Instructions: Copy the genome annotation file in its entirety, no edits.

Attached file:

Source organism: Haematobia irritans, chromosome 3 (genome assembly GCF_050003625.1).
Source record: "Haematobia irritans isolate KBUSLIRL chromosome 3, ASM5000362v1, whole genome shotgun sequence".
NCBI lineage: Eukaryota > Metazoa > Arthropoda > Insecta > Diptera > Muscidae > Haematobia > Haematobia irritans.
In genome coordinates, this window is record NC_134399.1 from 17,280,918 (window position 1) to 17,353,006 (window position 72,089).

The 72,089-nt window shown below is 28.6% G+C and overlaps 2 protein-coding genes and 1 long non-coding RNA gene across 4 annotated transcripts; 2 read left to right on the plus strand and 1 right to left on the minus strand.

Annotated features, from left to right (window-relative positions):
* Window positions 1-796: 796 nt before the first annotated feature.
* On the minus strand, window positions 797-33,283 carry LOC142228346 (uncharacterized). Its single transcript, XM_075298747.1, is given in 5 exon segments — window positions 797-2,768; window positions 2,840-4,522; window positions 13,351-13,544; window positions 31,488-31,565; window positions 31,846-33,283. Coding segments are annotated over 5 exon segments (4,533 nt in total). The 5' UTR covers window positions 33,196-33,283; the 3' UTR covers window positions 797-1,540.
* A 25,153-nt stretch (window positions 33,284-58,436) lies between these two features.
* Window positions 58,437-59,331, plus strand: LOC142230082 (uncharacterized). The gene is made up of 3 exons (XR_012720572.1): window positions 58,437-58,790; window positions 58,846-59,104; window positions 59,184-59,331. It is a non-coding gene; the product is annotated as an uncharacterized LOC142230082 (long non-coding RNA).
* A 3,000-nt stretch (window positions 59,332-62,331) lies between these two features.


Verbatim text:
Source organism: Haematobia irritans, chromosome 3 (genome assembly GCF_050003625.1).
Source record: "Haematobia irritans isolate KBUSLIRL chromosome 3, ASM5000362v1, whole genome shotgun sequence".
NCBI lineage: Eukaryota > Metazoa > Arthropoda > Insecta > Diptera > Muscidae > Haematobia > Haematobia irritans.
In genome coordinates, this window is record NC_134399.1 from 17,280,918 (window position 1) to 17,353,006 (window position 72,089).

The 72,089-nt window shown below is 28.6% G+C and overlaps 2 protein-coding genes and 1 long non-coding RNA gene across 4 annotated transcripts; 2 read left to right on the plus strand and 1 right to left on the minus strand.

Annotated features, from left to right (window-relative positions):
* Window positions 1-796: 796 nt before the first annotated feature.
* On the minus strand, window positions 797-33,283 carry LOC142228346 (uncharacterized). Its single transcript, XM_075298747.1, is given in 5 exon segments — window positions 797-2,768; window positions 2,840-4,522; window positions 13,351-13,544; window positions 31,488-31,565; window positions 31,846-33,283. Coding segments are annotated over 5 exon segments (4,533 nt in total). The 5' UTR covers window positions 33,196-33,283; the 3' UTR covers window positions 797-1,540.
* A 25,153-nt stretch (window positions 33,284-58,436) lies between these two features.
* Window positions 58,437-59,331, plus strand: LOC142230082 (uncharacterized). The gene is made up of 3 exons (XR_012720572.1): window positions 58,437-58,790; window positions 58,846-59,104; window positions 59,184-59,331. It is a non-coding gene; the product is annotated as an uncharacterized LOC142230082 (long non-coding RNA).
* A 3,000-nt stretch (window positions 59,332-62,331) lies between these two features.